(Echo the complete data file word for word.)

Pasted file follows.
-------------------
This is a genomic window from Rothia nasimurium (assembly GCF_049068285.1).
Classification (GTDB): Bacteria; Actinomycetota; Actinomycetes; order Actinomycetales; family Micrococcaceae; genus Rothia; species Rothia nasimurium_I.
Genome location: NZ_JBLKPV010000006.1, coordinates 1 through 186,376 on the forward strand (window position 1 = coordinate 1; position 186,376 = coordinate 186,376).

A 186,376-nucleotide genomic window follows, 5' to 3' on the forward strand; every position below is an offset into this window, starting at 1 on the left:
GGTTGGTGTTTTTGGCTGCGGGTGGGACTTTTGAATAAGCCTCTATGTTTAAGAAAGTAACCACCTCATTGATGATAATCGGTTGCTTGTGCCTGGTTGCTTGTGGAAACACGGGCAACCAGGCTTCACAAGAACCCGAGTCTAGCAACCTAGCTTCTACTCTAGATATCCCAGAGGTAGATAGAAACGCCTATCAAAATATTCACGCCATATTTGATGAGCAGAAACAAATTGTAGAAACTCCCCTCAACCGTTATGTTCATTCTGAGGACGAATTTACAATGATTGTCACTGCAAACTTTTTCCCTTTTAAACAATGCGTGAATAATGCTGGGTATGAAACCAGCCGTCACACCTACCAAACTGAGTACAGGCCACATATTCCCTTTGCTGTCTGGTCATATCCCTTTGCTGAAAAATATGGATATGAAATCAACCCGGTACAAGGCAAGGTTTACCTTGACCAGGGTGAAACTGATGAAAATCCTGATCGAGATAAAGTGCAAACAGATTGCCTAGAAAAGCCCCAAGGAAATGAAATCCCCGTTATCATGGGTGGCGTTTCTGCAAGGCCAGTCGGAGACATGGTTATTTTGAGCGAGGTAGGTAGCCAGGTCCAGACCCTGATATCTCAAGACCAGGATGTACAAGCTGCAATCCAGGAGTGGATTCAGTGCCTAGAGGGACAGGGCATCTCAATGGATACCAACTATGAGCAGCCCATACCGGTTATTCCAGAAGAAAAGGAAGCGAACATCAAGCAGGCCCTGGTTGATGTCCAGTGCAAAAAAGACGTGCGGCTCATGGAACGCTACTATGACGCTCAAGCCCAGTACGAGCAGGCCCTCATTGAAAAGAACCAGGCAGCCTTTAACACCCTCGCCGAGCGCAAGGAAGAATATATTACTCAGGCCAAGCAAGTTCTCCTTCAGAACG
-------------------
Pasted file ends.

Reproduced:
This is a genomic window from Rothia nasimurium (assembly GCF_049068285.1).
Classification (GTDB): Bacteria; Actinomycetota; Actinomycetes; order Actinomycetales; family Micrococcaceae; genus Rothia; species Rothia nasimurium_I.
Genome location: NZ_JBLKPV010000006.1, coordinates 1 through 186,376 on the forward strand (window position 1 = coordinate 1; position 186,376 = coordinate 186,376).

A 186,376-nucleotide genomic window follows, 5' to 3' on the forward strand; every position below is an offset into this window, starting at 1 on the left:
GGTTGGTGTTTTTGGCTGCGGGTGGGACTTTTGAATAAGCCTCTATGTTTAAGAAAGTAACCACCTCATTGATGATAATCGGTTGCTTGTGCCTGGTTGCTTGTGGAAACACGGGCAACCAGGCTTCACAAGAACCCGAGTCTAGCAACCTAGCTTCTACTCTAGATATCCCAGAGGTAGATAGAAACGCCTATCAAAATATTCACGCCATATTTGATGAGCAGAAACAAATTGTAGAAACTCCCCTCAACCGTTATGTTCATTCTGAGGACGAATTTACAATGATTGTCACTGCAAACTTTTTCCCTTTTAAACAATGCGTGAATAATGCTGGGTATGAAACCAGCCGTCACACCTACCAAACTGAGTACAGGCCACATATTCCCTTTGCTGTCTGGTCATATCCCTTTGCTGAAAAATATGGATATGAAATCAACCCGGTACAAGGCAAGGTTTACCTTGACCAGGGTGAAACTGATGAAAATCCTGATCGAGATAAAGTGCAAACAGATTGCCTAGAAAAGCCCCAAGGAAATGAAATCCCCGTTATCATGGGTGGCGTTTCTGCAAGGCCAGTCGGAGACATGGTTATTTTGAGCGAGGTAGGTAGCCAGGTCCAGACCCTGATATCTCAAGACCAGGATGTACAAGCTGCAATCCAGGAGTGGATTCAGTGCCTAGAGGGACAGGGCATCTCAATGGATACCAACTATGAGCAGCCCATACCGGTTATTCCAGAAGAAAAGGAAGCGAACATCAAGCAGGCCCTGGTTGATGTCCAGTGCAAAAAAGACGTGCGGCTCATGGAACGCTACTATGACGCTCAAGCCCAGTACGAGCAGGCCCTCATTGAAAAGAACCAGGCAGCCTTTAACACCCTCGCCGAGCGCAAGGAAGAATATATTACTCAGGCCAAGCAAGTTCTCCTTCAGAACG